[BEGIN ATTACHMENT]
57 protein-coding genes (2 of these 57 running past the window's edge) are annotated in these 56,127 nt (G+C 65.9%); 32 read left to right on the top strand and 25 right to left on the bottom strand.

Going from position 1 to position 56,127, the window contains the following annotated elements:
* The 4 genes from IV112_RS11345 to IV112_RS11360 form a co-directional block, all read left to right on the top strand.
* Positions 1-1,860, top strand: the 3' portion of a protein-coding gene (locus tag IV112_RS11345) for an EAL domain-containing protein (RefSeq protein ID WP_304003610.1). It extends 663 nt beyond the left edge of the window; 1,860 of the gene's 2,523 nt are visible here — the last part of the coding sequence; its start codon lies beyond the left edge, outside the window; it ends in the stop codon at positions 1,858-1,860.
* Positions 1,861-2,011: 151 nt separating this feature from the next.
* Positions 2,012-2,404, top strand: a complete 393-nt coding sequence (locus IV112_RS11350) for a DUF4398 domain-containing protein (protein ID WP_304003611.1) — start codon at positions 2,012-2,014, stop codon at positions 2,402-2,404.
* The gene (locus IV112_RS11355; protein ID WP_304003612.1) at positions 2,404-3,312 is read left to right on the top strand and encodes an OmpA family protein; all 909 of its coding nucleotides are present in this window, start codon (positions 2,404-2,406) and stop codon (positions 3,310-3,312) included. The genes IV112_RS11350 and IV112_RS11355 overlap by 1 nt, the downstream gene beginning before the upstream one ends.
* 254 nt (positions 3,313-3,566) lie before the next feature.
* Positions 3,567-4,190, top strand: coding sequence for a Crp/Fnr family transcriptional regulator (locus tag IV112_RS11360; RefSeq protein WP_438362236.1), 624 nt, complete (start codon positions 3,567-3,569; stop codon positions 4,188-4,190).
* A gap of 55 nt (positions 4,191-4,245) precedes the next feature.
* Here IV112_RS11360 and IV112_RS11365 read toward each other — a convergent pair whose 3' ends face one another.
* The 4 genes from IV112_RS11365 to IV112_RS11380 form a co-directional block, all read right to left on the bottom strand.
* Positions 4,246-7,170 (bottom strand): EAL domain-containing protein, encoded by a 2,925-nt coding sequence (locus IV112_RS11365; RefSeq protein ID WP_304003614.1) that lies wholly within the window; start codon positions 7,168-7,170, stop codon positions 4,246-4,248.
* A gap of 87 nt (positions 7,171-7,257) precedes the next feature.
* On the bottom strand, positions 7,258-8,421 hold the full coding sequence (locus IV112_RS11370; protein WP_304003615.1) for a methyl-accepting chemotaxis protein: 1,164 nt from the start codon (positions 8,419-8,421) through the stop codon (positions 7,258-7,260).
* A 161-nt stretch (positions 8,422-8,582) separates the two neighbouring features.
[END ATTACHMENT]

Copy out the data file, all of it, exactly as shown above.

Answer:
57 protein-coding genes (2 of these 57 running past the window's edge) are annotated in these 56,127 nt (G+C 65.9%); 32 read left to right on the top strand and 25 right to left on the bottom strand.

Going from position 1 to position 56,127, the window contains the following annotated elements:
* The 4 genes from IV112_RS11345 to IV112_RS11360 form a co-directional block, all read left to right on the top strand.
* Positions 1-1,860, top strand: the 3' portion of a protein-coding gene (locus tag IV112_RS11345) for an EAL domain-containing protein (RefSeq protein ID WP_304003610.1). It extends 663 nt beyond the left edge of the window; 1,860 of the gene's 2,523 nt are visible here — the last part of the coding sequence; its start codon lies beyond the left edge, outside the window; it ends in the stop codon at positions 1,858-1,860.
* Positions 1,861-2,011: 151 nt separating this feature from the next.
* Positions 2,012-2,404, top strand: a complete 393-nt coding sequence (locus IV112_RS11350) for a DUF4398 domain-containing protein (protein ID WP_304003611.1) — start codon at positions 2,012-2,014, stop codon at positions 2,402-2,404.
* The gene (locus IV112_RS11355; protein ID WP_304003612.1) at positions 2,404-3,312 is read left to right on the top strand and encodes an OmpA family protein; all 909 of its coding nucleotides are present in this window, start codon (positions 2,404-2,406) and stop codon (positions 3,310-3,312) included. The genes IV112_RS11350 and IV112_RS11355 overlap by 1 nt, the downstream gene beginning before the upstream one ends.
* 254 nt (positions 3,313-3,566) lie before the next feature.
* Positions 3,567-4,190, top strand: coding sequence for a Crp/Fnr family transcriptional regulator (locus tag IV112_RS11360; RefSeq protein WP_438362236.1), 624 nt, complete (start codon positions 3,567-3,569; stop codon positions 4,188-4,190).
* A gap of 55 nt (positions 4,191-4,245) precedes the next feature.
* Here IV112_RS11360 and IV112_RS11365 read toward each other — a convergent pair whose 3' ends face one another.
* The 4 genes from IV112_RS11365 to IV112_RS11380 form a co-directional block, all read right to left on the bottom strand.
* Positions 4,246-7,170 (bottom strand): EAL domain-containing protein, encoded by a 2,925-nt coding sequence (locus IV112_RS11365; RefSeq protein ID WP_304003614.1) that lies wholly within the window; start codon positions 7,168-7,170, stop codon positions 4,246-4,248.
* A gap of 87 nt (positions 7,171-7,257) precedes the next feature.
* On the bottom strand, positions 7,258-8,421 hold the full coding sequence (locus IV112_RS11370; protein WP_304003615.1) for a methyl-accepting chemotaxis protein: 1,164 nt from the start codon (positions 8,419-8,421) through the stop codon (positions 7,258-7,260).
* A 161-nt stretch (positions 8,422-8,582) separates the two neighbouring features.